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Political Scientist Tom Ferguson on Big Money and Social Conflicts in the Covid-19 Era

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Political Scientist Tom Ferguson on Big Money and Social Conflicts in the Covid-19 Era

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Below we’ve embedded an important, high-level presentation on the political reverberations of the Covid-19 crisis by Tom Ferguson, who is one of the top experts on money in politics. I wish we had a transcript, but it’s not as daunting as it looks. Ferguson’s remarks take only the first 45 minutes; the rest is Q&A.

It’s worth your time because Ferguson looks at the official responses to the Covid-19 crisis and explains things that might seem nonsensical, above all, why so many governments are “reopening” even though polls pretty much everywhere say citizens want restrictions in place longer. Ferguson cuts into the problem by focusing on worker safety as the real dividing line.

The short version is “follow the money,” as in big businesses think ending lockdowns will help commerce, when as we know, that’s not proving to be the case. Core observations (at 16:19 and 17:22):

Political Scientist Tom Ferguson on Big Money and Social Conflicts in the Covid-19 Era 2

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That reinforces neoliberalism. Despite the uses of war metaphors, where combatants would set up huge new bureaucracies to mobilize resources and people, governments are making interventions in the Covid-19 crisis though existing firms. But one war analogy that is more apt is that truth is always the first casualty. Ferguson comments on the terrible and inconsistent statistics about infection levels and deaths, which are due not just from the failure to run enough tests but as many suspected, also from the far from accidental failure to do the best job of counting, particularly of nursing home deaths. One reason Belgium has had such bad-looking results is that it’s been an exception, with officials making considerable efforts to keep accurate tallies.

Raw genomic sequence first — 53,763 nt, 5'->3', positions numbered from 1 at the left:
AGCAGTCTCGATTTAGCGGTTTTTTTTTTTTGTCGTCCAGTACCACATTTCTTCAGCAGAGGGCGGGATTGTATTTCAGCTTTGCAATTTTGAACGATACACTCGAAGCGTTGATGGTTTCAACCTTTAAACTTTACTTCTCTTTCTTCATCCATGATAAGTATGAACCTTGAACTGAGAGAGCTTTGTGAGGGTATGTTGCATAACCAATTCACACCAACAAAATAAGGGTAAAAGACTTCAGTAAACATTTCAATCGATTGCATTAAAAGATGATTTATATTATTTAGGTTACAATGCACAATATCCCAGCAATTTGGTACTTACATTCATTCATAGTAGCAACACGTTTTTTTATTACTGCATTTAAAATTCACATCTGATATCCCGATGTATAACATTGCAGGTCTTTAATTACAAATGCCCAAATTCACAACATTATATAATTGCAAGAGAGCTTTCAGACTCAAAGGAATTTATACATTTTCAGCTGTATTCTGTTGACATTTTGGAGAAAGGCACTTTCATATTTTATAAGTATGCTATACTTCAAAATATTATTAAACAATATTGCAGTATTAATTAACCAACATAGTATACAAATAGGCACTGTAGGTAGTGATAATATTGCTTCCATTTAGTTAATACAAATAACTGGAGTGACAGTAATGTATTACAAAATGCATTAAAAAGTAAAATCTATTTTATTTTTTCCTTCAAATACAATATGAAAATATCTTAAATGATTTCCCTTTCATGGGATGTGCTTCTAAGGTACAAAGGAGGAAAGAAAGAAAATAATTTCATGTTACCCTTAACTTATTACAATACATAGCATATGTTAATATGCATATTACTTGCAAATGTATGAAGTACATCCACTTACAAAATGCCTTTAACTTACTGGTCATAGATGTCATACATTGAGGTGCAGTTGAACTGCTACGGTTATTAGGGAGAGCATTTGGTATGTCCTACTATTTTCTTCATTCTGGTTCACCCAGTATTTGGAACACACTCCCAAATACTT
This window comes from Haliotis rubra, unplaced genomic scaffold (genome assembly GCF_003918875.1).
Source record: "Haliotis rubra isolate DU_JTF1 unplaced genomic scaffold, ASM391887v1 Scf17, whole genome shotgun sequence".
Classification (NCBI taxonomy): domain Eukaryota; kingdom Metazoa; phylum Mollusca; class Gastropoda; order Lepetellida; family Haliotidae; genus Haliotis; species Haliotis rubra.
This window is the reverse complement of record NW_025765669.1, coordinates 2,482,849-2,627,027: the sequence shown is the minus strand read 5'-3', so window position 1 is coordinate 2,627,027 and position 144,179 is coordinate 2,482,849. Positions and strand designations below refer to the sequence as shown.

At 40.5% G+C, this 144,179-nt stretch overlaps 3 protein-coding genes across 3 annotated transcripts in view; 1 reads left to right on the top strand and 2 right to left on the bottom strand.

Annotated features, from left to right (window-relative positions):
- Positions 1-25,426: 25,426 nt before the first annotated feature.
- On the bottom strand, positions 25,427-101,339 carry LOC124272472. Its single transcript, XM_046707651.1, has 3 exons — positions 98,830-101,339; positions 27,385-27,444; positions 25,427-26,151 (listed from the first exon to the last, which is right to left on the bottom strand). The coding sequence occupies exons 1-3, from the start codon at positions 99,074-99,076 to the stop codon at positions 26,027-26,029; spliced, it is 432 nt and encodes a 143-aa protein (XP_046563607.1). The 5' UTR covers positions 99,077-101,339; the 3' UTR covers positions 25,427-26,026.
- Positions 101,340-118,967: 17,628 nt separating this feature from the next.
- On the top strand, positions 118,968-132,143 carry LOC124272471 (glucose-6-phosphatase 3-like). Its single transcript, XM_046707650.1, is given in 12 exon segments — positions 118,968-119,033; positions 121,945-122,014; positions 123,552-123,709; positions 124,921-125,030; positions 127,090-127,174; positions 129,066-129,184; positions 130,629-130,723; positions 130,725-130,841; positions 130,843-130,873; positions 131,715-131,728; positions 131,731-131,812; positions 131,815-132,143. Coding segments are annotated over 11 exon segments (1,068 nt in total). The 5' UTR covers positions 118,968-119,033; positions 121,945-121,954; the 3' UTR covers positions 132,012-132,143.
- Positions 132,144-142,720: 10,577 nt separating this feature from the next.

The split on protecting workers versus businesses is largely but not entirely on class lines, with private equity playing an outsized role in pushing for an end to lockdowns. Ferguson notes that unions representing construction workers have been quietly pushing to end lockdowns, while white collar workers who are not in a much different position than meatpackers and retail store employees (in terms of working in close, high risk conditions) like health care professional and educators, have been acting in a somewhat radicalized manner (nurses and doctors speaking out; nurses engaging in walkouts; teachers threatening a strike in New York City, which led to school closures). This parallels the at least 200 strikes chronicled by Mike Elk at PayDay Report.

Notice this pushback it taking place despite safety needs operating against protests; Ferguson drily commented on the shrinking of the public space.

Ferguson does think there’s a sensible solution, although he recognizes it’s not likely to get done despite the relatively modest cost: